3 ways to market to the youth hunting movement
- July 5, 2016
- By Adam Preston
Realtree Outdoors is celebrating 30 years in the hunting business, but you don’t need to be that old to have founder Bill Jordan’s famous line ringing in your ears:
“That’s it for this week, folks, until next time, be sure to take a child hunting or fishing so they too can enjoy the outdoors.”
Jordan (and other members of Team Realtree) religiously ended the TV shows and videos with that call-to-action. In many ways, he was a visionary, because even back in the 1980s, he knew the great outdoors lifestyle was facing some steep challenges. Recent research indicates these challenges remain, but — as noted in Part 1 of this blog series on women and youth hunting participation rates — there are enough bright spots to be cautiously optimistic about our future.
Several signals of brighter days ahead are revealed in a recent nationwide study conducted by Responsive Management and the National Shooting Sports Federation. The research was underwritten by a grant from the U.S. Fish and Wildlife Service, and the results were published in “The Future of Hunting and the Shooting Sports.” Among the highlight statistics concerning our youth were:
- 14% of youngsters (ages 12 and over) had hunted in the past five years but not in the past two years (churn rate). More on this in a moment.
- Of America’s 14 million active hunters, 1.6 million are ages 6 to 15.
- The most influential hunting demographic are 18-34 year-olds.
At face value, none of those statistics are overpowering. However, they become more meaningful — and positive — when you peel back the layers and study the circumstances surrounding them.
The United States has a “churn rate” of 37 percent when it comes to all hunters (of all game species). The churn rate is the number of people who have hunted at some point in the past five years but not in the past two years. The rate, however, drops to just 14 percent for young adults and nearly half that for children.
Therefore, with a churn rate of nearly one-third the adult figure, youth hunters are a much more attentive audience and, hence, more impressionable. Using this data, we can easily identify three areas where mature hunters can help maintain the hunting lifestyle for future generations:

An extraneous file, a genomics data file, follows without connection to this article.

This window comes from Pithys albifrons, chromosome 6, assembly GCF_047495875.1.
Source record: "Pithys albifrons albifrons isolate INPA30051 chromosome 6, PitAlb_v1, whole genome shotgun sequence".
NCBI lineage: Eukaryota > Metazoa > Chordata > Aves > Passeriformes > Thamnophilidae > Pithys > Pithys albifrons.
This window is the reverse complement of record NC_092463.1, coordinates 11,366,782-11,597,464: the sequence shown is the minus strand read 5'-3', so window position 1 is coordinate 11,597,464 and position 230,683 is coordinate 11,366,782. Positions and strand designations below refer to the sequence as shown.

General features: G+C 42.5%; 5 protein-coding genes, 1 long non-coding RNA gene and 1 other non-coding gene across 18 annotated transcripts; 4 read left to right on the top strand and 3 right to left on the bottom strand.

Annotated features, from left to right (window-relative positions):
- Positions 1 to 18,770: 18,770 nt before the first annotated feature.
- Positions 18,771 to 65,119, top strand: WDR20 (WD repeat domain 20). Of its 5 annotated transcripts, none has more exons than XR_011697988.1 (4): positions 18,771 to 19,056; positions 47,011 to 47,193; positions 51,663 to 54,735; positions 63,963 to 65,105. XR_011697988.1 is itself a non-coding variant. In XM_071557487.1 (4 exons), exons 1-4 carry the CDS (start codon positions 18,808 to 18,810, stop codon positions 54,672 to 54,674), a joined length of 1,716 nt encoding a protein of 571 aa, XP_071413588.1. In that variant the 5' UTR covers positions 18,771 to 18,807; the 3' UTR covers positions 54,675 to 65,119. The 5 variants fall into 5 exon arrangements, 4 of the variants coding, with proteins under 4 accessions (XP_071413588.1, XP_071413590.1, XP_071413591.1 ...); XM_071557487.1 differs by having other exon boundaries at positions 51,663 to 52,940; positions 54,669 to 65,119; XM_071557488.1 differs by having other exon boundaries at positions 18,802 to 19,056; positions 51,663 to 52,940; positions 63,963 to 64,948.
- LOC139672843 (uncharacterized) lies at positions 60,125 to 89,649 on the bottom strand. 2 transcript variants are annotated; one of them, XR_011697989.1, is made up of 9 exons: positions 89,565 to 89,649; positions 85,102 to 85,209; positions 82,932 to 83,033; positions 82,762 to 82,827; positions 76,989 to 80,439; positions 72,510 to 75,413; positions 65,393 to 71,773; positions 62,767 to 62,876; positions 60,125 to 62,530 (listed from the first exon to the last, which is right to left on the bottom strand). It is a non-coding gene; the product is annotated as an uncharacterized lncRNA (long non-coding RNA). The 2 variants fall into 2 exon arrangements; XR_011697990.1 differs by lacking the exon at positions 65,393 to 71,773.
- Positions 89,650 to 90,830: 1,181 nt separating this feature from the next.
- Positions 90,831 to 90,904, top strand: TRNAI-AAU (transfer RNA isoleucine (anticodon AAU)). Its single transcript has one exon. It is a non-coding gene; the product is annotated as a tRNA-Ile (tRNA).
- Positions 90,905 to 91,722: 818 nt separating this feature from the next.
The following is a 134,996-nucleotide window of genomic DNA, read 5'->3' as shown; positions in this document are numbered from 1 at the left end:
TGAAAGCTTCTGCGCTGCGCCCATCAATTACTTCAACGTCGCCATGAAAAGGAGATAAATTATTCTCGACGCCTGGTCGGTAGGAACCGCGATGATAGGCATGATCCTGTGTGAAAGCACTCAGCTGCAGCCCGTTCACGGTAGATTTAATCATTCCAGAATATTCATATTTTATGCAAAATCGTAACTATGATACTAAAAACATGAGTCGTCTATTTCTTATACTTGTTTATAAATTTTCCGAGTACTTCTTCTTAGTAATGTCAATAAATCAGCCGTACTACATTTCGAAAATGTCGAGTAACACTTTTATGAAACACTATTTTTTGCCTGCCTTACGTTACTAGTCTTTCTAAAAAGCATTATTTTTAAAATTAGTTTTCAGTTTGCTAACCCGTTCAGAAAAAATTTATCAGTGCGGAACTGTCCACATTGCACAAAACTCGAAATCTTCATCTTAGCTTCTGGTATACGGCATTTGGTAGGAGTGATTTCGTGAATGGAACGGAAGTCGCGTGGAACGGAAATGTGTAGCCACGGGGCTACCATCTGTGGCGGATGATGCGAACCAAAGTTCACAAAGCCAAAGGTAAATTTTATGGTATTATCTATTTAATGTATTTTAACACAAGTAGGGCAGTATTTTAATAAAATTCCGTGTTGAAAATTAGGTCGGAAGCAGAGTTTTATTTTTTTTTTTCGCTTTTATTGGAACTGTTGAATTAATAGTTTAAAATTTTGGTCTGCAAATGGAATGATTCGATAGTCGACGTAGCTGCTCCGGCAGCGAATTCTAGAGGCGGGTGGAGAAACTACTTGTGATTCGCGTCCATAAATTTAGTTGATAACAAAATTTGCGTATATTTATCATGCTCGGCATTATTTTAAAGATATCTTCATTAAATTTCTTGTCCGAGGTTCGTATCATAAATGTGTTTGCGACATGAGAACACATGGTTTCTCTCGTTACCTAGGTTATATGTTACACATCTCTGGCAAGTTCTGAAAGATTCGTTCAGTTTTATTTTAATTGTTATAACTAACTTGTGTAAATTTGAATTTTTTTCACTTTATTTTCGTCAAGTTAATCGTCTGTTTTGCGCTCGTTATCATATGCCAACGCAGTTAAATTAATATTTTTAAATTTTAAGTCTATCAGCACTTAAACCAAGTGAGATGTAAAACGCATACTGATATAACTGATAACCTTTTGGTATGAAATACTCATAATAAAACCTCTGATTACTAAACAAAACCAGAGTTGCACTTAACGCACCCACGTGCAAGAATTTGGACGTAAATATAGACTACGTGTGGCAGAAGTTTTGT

1. Stop Ignoring Them
According to the Responsive Management study, three common characteristics are shared among “inactive” youth hunters:
- They have a true desire to go hunting.
- They have family members who are active hunters.
- They have friends who are active hunters.
It takes work (and sacrifice) to allow a youth hunter to take your place in the ground blind or tree stand, but the effort put forth now will undoubtedly pay dividends years from now.
2. Get Them Shooting
According to the report, analogous to hunting, shooting recruitment is helped by a shooting culture. People who have friends and family who shoot and who grew up in a household that contained firearms are more amenable to shooting recruitment efforts.
Most of the questions in the NSSF study understandably centered on firearms and gun-hunting, but the overwhelming consensus among respondents is that inactive youth hunters show a true fondness toward practice shooting at gun ranges. Archery shooting participation was almost equally as high among the bowhunters surveyed.
It doesn’t require expert analysis to conclude simple days at the range will further solidify a youth hunter’s desire to stay with the hunting lifestyle. They might not go hunting this fall, but all of those days spent at the range shooting at clay targets — or flinging arrows at 3D deer targets — will fill in the gaps until they find the time and opportunity to head afield.
3. More than Deer
Whitetails are the big drawing card among hunters, and the researchers confirmed that in this study. They estimate that 79 percent of all youth hunters consider themselves deer hunters first and foremost, with turkeys, upland birds and small game (rabbits and squirrels) rounding out the list.
It is the cool and “in” thing to do — take a kid hunting for the first time and have them shoot a deer over a food plot. It makes for great memories and an instant taste of success that today’s society almost dictates. However, lasting impressions (and just plain impressions for that matter) are often more easily made with in-the-field experiences offered by the other game species.
Take-Home Message: Pay it Forward
The top reason that active hunters or shooters gave, when asked to choose among six reasons that they hunt/shoot, is for fun and recreation (40 percent of active shooters). Among the reasons they didn’t: time, equipment and hunting land access.
Introducing someone to hunting is fairly easy. Nurturing their steps along an outdoors lifestyle takes work. Most importantly, it takes a community to build future community members. If you want to make a difference not only in someone’s life but your pastime’s future, don’t view hunting recruitment as a one-time act of public service. Instead, adopt a pay-it-forward attitude. Maybe you only provide the hunting land access. Maybe you donate your old arrows or camouflage to a buddy’s child. Or maybe you volunteer for a Saturday at the gun range.
Every little bit — no matter how small it may seem — will help keep the hunting lifestyle alive and healthy.